$2.5 million facelift brings space, sunshine to Sherith Israel facility

A comfortable youth and family lounge complete with a kitchenette has been installed, both to offer teens a place to congregate and to serve as a venue for adult education programs attended by parents with children in religious school.

In compliance with the American Disabilities Act, the building has been rendered entirely accessible. This alteration, a major impetus for the massive project, has been consciously executed to ease disabled peoples' passage through the synagogue.

"There was a real interest in allowing wheelchair-bound congregants to enter with the same dignity as able-bodied congregants," noted architect Susie Coliver, whose San Francisco firm, Herman Stoller Coliver, designed the renovations.

"We've come to really understand in the depth of our beings how very demeaning it is for disabled people to have to do things differently."

The renovated building, more than a half-century old and previously known as the Temple House, will now be called Raquel H. Newman Hall after the longtime Sherith Israel member who provided major funding for the project.

This Sunday from noon to 4 p.m., the community is invited to an open house celebrating the renovations. The event — which will include music, food, children's art projects, tours of the new facility and a 3 p.m. dedication ceremony — will take place in the building at the corner of California and Webster streets.

On approaching the structure adjacent to the Reform synagogue's main entrance, visitors will see the first of several architectural details carefully conceived to reflect the distinctly Jewish character of Newman Hall.

Greeting them is a seven-paneled metal gate with fluttering discs dancing above its sections. These are meant to represent the biblical patriarchs and matriarchs: Abraham, Isaac and Jacob, Sarah, Rebecca, Rachel and Leah.

"They are our past, our reference point," Coliver said. "They watch our comings and goings."

Depending on what time of day visitors arrive, they may see the unmistakable image of a Jewish star projected onto the rear wall of the entry court. The star emerges from the shadows when the sun is at its highest point and disappears just as mysteriously a few hours later.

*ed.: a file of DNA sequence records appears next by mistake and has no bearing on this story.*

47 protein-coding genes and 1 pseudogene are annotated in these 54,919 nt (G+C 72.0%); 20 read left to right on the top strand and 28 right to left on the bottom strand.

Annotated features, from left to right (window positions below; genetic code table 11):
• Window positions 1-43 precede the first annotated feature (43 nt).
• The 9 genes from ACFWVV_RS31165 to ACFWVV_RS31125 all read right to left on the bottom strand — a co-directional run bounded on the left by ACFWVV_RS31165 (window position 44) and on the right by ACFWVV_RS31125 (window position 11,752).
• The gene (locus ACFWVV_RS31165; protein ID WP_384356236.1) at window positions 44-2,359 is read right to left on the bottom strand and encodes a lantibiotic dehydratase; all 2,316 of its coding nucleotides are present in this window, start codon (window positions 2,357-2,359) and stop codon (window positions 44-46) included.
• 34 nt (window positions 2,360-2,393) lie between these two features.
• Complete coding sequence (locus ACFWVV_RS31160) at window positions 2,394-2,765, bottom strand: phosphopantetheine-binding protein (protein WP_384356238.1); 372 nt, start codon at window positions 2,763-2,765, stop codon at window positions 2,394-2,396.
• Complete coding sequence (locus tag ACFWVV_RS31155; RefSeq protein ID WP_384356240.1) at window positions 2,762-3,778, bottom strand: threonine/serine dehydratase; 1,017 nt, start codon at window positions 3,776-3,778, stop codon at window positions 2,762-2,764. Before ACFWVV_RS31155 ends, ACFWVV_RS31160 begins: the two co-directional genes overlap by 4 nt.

Last week, as construction workers labored feverishly to complete the renovation's last touches in time for the dedication, the star shone brightly and clearly on a sunny day just before noon.

Coliver, who has never before executed a star like the one at Sherith Israel, noted that throughout history, Jews have marked the arrival of Shabbat by the appearance of stars. Jewish tradition, she noted, places much emphasis on the ebbs and flows of time.

The Sherith Israel star "is a temporal gesture," she said. "It has this wonderful, ephemeral `there and not there' quality."

Just past the carved glass front doors of Newman Hall is the freshly painted, sun-drenched foyer to the social hall. Now called the Pavilion, this lobby gains distinct character from a 39-foot-long Jewish calendar that hangs above the social hall entrance.

The sculptural piece, made of aluminum, sandblasted glass and Jerusalem stone, correlates the weekly Torah portion to the Hebrew names of the months during which they are read. A long tassel shaped like the fringe of a tallit will be moved weekly to hang beside the appropriate portion.

The social hall itself has been reconstructed and redecorated in a design that honors the turn-of-the century sanctuary interior while maintaining a modern flavor at the same time. To avoid an institutional feeling and give the room an animated, energetic feel, the architects created a rippled ceiling and walls whose wainscoting rises and dip to make space for recessed inglenooks, counters and cabinets.

Though the room remains the same size as before — it can accommodate 240 diners or nearly 500 for a lecture or reception — certain adaptations have been added to enhance its versatility.

A dance floor can be set up, a movie screen can be lowered from the ceiling, video projections can be connected and microphones can be plugged in for speeches or head tables. A picture rail encircling the room allows banners or decorations to be hung from the walls without marring the finish.

"Hopefully, it's going to keep in-house the receptions that people were having elsewhere," said Mark Levy, Sherith Israel's executive director.

The social hall, however, will also serve as a second sanctuary, housing community High Holy Day services and other events. Beneath two cabinets which can serve as Torah arks are Torah tables that roll out into the room and transform the space into a place of worship.

"It's now a much nicer place than it was before," Levy said. "It's something long overdue for the membership."

The synagogue's Rabbi Martin Weiner agrees. "This is truly a historic milestone in the history of our synagogue," he said.

Leslie Katz
Leslie Katz

Leslie Katz is the former culture editor at CNET and a former J. staff writer. Follow her on Twitter @lesatnews.